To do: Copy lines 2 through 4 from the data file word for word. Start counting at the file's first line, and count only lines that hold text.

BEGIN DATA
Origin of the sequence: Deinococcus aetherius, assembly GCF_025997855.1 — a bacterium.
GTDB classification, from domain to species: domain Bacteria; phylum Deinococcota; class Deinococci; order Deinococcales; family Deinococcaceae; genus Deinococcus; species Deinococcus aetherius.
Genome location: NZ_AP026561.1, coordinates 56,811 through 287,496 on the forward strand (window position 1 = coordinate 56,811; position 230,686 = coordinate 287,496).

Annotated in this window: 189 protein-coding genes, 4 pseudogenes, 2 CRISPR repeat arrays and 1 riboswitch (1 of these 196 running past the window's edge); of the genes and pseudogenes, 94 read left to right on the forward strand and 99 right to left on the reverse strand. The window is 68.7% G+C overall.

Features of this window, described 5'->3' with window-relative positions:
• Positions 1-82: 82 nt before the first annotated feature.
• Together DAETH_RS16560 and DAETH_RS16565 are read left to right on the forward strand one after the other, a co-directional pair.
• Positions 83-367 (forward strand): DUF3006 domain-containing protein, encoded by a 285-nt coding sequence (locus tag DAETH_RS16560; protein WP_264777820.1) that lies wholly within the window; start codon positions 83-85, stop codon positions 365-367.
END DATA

GTDB classification, from domain to species: domain Bacteria; phylum Deinococcota; class Deinococci; order Deinococcales; family Deinococcaceae; genus Deinococcus; species Deinococcus aetherius.
Genome location: NZ_AP026561.1, coordinates 56,811 through 287,496 on the forward strand (window position 1 = coordinate 56,811; position 230,686 = coordinate 287,496).

Annotated in this window: 189 protein-coding genes, 4 pseudogenes, 2 CRISPR repeat arrays and 1 riboswitch (1 of these 196 running past the window's edge); of the genes and pseudogenes, 94 read left to right on the forward strand and 99 right to left on the reverse strand. The window is 68.7% G+C overall.